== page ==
This THE 100 review contains spoilers
The 100 Season 7 Episode 12
Early on, the episode gets down to business and notches up another death with Sheidheda killing Nelson after shooting all of the Children of Gabriel for refusing to kneel. It’s been a relatively bloodless season, which means we’re either poised for a bloodbath or The 100 might actually have a happy ending. At this point I’m not sure which would be the bigger surprise. It’s too bad that Nelson didn’t have more to do, narratively, before he died. All the same, someone needed to defy Sheidheda and it makes sense that it was him, given his values and strong sense of moral duty.
Tagging up on Nikki and Murphy’s connection with the reactor storyline and her partner’s sacrifice earlier in the season was a satisfying bit of storytelling business. It managed to bridge old Murphy to new Murphy – he twisted the knife a bit, while helping the good guys and actually telling the truth about a guy who did the right thing, who Murphy knew deserved better than what he got. In truth, Murphy has been a better person for many seasons now, but his steps backward last season on Sanctum were major and warranted some real soul searching. His path forward has been played lightly, in a way that feels unforced and natural to the character. As always, Richard Harmon is one of the most fun to watch on screen no matter what he’s doing. And it’s fitting to have Indra, of all people, grudgingly give Murphy respect for his moral transformation and resistance efforts.
Murphy and Emori still worry me as “Sanctum’s Most Likely to Die” because I love them so and in seasons past, The 100 would start the killing there, but perhaps an influx of characters will help. Plus, Murphy seems to have picked up some tactical moves from Sheidheda which he promptly used against him, in another satisfying callback to earlier in the season. It’s good to see that ol’ Sheidy still knows not to underestimate Indra under any circumstances, and a bit entertaining to think he and his people think Gaia and Clarke are in the woods plotting their next move when they’re actually…on other planets thanks to a giant bronze spiral that helped them travel through space and time? Yeah, I would’ve guessed the woods, too.
One of the biggest strengths of this episode is the choice of scene partners. Madi and Luca from Sanctum, Jordan and Hope, Clarke and Octavia. We’ve never really seen Madi unpack the various traumas of her life, just Clarke worrying on her behalf. It’s nice for her to have peers she can relate to as equals rather than adults she’s trying to convince not to worry about her or to think she’s an invincible warrior. Jordan and Hope’s bonding was such a genuine scene and really well done by the actors. I’m glad the writers and actors played it nice and easy with a light touch – Jordan was such a good choice to let Hope process everything she’s been through, most of which was alone, like him. And while we as an audience have been thinking it all season, it was really lovely to hear O and Clarke bonding over their adopted daughters. There’s often been something of a respectful distance between those two, but after all this time it’s hard to imagine they wouldn’t be close.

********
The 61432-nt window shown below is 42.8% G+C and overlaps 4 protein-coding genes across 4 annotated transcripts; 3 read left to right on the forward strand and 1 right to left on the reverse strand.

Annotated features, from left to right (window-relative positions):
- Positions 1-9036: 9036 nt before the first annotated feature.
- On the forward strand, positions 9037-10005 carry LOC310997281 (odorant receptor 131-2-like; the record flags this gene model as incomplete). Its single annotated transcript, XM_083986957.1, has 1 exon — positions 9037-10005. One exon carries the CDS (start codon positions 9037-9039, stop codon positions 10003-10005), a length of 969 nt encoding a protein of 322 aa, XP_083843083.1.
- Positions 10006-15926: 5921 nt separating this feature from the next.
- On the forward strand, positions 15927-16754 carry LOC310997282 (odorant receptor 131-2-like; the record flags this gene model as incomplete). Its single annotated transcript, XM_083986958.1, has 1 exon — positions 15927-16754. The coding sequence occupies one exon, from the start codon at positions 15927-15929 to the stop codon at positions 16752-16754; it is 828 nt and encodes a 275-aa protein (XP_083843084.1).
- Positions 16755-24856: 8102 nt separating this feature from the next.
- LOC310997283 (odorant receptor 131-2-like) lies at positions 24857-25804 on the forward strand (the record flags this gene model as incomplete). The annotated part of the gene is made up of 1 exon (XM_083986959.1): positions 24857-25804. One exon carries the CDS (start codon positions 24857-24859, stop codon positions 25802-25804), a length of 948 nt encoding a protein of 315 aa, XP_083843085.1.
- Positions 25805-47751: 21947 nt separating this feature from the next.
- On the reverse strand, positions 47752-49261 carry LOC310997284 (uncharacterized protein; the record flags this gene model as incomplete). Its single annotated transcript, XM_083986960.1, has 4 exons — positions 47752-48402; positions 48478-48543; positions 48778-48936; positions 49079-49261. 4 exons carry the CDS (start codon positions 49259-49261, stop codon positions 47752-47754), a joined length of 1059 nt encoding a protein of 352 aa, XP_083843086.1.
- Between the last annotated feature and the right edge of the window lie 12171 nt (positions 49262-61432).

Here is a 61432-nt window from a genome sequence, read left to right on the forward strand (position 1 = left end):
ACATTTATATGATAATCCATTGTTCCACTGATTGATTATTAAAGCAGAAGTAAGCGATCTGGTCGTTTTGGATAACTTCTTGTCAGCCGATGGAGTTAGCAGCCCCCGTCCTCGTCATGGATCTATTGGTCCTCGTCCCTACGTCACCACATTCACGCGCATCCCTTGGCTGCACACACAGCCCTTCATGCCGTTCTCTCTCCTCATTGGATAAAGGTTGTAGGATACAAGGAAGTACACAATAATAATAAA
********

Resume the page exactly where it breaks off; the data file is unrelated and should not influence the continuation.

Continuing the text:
This episode stumbles, though, on the same issue as the previous one: Bellamy Blake betraying his friends is a tough sell. There are a few concessions, with him testing Cadogan (a man he knows to be a selfish fraud), negotiating a deal to save his friends, and telling them to keep their voices down in the same tone of voice he’d use when playing security guard at Mount Weather. But ultimately, this doesn’t feel like Echo playing along to get along – he volunteered information harmful to his friends, before trying to talk to them alone. It’s hard to imagine a write-around that undoes that, and after his conversation with Echo, it doesn’t seem like one is coming, because Bellamy’s a believer.
I can see how no more war or killing would be genuinely appealing to Bellamy Blake, a man who has lost far too many people he loves and is dog tired of all the death. He lost Abby and Kane, his mentor and father figure stand-in, shortly before this, though I wish there were reminders of that in the text of the show. The 100 tried their damnedest to sell us on Bellamy’s transformation to true believe last week, and some of it worked, but it’s still a bit too much to swallow. Endangering his friends when he could have just kept his mouth shut is a bridge too far for this character.
The episode ends with something we desperately need: most of the main players are finally on the same planet! Well, as Echo noted, quite a few of the warriors are all stuck somewhere else, either Sky Ring or somewhere easier to leave with a less obnoxious time dilation. But still, it’s a relief to have most of them in the same place, and I personally cannot wait to watch Bill “I’m searching for a war for no reason” Cadogan wet his fluffy white space pajamas when he meets Sheidheda.
- As of now, the only remaining member of the Children of Gabriel is…Gabriel. Pour one out for the resistance, the kids left for the wilds to take them.
- They lock up Gabriel now, since he didn’t correct the lie of omission about Clarke and the key. Womp womp.
- Cadogan thinks his daughter killed his son, which tells me that’s the one thing that definitely didn’t happen to him
- The look on Clarke’s face when she said to Bellamy “you need backup to talk to us now?” just about broke my heart.
- Fair point from Bell, city of light and mind drives makes no more or less sense than this particular religion, but again, BILL CADOGAN
- Paging Gaia! Where in the universe is she? Sanctum is low on warriors and could use your help! Also: she’s the only person other than Clarke who actually knows where the flame is and I am therefore worried!